One in five children globally does not have enough water to meet their everyday needs – UNICEF
Globally, more than 1.42 billion people, including 450 million children, live in areas of high, or extremely high, water vulnerability, according to a new analysis released by UNICEF. This means that 1 in 5 children worldwide does not have enough water to meet their everyday needs.
The analysis, part of the Water Security for All initiative, identifies areas where physical water scarcity risks overlap with poor water service levels. Communities living in these areas depend on surface water, unimproved sources, or water which can take more than 30 minutes to collect.
“The world’s water crisis is not simply coming, it is here, and climate change will only make it worse,” said UNICEF Executive Director Henrietta Fore. “Children are the biggest victims. When wells dry-up, children are the ones missing school to fetch water. When droughts diminish food supplies, children suffer from malnutrition and stunting. When floods hit, children fall ill from waterborne illnesses. And when water resources decline, children cannot wash their hands to fight off diseases.”
The data shows that children in more than 80 countries live in areas with high or extremely high water vulnerability. Eastern and Southern Africa has the highest proportion of children living in such areas, with more than half of children – 58 per cent – facing difficulty accessing sufficient water every day. It is followed by West and Central Africa (31 per cent), South Asia (25 per cent), and the Middle East (23 per cent). South Asia is home to the largest number of children living in areas of high or extremely high water vulnerability – more than 155 million children.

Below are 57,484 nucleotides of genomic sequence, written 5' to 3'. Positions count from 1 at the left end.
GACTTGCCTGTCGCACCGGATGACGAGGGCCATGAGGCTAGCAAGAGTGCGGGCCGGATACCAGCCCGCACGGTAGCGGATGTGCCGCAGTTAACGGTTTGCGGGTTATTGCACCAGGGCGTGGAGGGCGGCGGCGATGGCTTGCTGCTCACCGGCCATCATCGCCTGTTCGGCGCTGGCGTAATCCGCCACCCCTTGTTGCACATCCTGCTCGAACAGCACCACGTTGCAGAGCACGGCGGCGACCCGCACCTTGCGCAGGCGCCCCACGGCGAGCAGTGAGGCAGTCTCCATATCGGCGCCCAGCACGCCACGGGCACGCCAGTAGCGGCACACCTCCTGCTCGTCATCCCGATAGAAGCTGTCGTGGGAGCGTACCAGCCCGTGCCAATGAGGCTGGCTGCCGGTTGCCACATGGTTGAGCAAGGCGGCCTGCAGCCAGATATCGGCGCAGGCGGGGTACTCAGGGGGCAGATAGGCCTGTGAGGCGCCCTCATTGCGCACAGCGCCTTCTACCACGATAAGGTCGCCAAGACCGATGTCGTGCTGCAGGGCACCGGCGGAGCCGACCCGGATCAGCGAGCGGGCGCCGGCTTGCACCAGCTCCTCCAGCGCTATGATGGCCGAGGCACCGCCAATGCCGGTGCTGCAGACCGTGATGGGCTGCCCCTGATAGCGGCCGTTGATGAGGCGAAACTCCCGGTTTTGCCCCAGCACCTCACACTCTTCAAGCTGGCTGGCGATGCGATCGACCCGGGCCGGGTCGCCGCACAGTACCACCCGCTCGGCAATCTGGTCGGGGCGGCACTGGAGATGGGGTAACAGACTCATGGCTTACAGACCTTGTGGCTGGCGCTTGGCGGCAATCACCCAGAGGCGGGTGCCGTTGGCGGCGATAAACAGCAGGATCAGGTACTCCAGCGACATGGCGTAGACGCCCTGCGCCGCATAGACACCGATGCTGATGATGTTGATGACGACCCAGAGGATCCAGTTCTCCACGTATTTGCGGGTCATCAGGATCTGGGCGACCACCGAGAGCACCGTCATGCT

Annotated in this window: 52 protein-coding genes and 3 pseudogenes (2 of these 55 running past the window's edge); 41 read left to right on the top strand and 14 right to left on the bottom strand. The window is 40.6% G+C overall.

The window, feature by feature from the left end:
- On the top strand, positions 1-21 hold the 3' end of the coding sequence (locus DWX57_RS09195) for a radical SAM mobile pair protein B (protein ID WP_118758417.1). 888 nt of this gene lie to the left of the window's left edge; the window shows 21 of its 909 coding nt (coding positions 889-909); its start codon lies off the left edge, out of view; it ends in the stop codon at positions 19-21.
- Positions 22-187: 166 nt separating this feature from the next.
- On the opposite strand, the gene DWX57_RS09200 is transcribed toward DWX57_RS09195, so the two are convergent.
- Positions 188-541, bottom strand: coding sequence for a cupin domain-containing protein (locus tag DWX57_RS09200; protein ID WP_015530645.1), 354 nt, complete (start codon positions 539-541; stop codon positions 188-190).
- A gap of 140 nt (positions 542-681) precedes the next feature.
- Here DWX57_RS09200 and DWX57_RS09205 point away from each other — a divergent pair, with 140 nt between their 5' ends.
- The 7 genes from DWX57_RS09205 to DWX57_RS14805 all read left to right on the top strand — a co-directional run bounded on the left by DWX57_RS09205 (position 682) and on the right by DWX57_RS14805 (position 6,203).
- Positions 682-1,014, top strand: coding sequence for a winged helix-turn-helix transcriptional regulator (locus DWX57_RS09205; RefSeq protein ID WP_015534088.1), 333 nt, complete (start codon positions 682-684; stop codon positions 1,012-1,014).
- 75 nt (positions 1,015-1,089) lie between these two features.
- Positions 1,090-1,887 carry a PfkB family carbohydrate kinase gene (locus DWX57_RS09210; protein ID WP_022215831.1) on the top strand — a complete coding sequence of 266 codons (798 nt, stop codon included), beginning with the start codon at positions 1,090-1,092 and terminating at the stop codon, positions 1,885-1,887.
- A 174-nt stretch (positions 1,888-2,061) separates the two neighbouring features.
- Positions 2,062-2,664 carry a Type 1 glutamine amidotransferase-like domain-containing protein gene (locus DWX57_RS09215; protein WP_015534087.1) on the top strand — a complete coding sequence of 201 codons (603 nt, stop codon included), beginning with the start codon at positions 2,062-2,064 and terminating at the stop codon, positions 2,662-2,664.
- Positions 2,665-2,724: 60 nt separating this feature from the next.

Children in 37 ‘hotspot’ countries face especially dire circumstances in terms of absolute numbers, the proportions of children affected, and where global resources, support and urgent action must be mobilized. This list includes Afghanistan, Burkina Faso, Ethiopia, Haiti, Kenya, Niger, Nigeria, Pakistan, Papua New Guinea, Sudan, Tanzania and Yemen.
Demand for water continues to increase dramatically while resources are dwindling. In addition to rapid population growth, urbanization, water misuse and mismanagement, climate change and extreme weather events reduce available quantities of safe water, exacerbating water stress. According to a UNICEF report from 2017, almost 1 in 4 children globally will live in areas of extremely high water stress by 2040.
While the impact of water scarcity can be felt by all, no one suffers more than the most vulnerable children. Children and families living in vulnerable communities face the double-edged sword of coping with high water scarcity levels while having the lowest water services, making access to sufficient water especially susceptible to climate shocks and extreme events.
In response, UNICEF is launching the Water Security for All initiative to ensure every child has access to sustainable and climate-resilient water services. The initiative aims to mobilize resources, partnerships, innovation and global response to identified hotspots where the need for safe, resilient and sustainable water, sanitation and hygiene services is the greatest and most urgent.
UNICEF is working to provide:
Safe and affordable drinking water services: Access to safe and affordable water services that are sustainable, close to home, and managed professionally.
Climate-resilient water, sanitation and hygiene services and communities: Water, sanitation and hygiene services that withstand climate shocks, operate using low carbon energy sources, and strengthen communities’ resilience and adaptive capacities.
Early action to prevent water scarcity: Resource assessments, sustainable water withdrawal, efficient use, and early warning and early preventative measures.
Water cooperation for peace and stability: Support to communities and key stakeholders so that equitable management of water, sanitation and hygiene services increase social cohesion, political stability and peace; and in conflict zones to prevent attacks on water and sanitation infrastructure and personnel.
“We have to act now both to address the water crisis and to prevent it from getting any worse,” said Fore. “We can only achieve water security for every child through innovation, investment and collaboration, and by ensuring services are sustainable and resilient to climate shocks. For our children and our planet, we have to act.”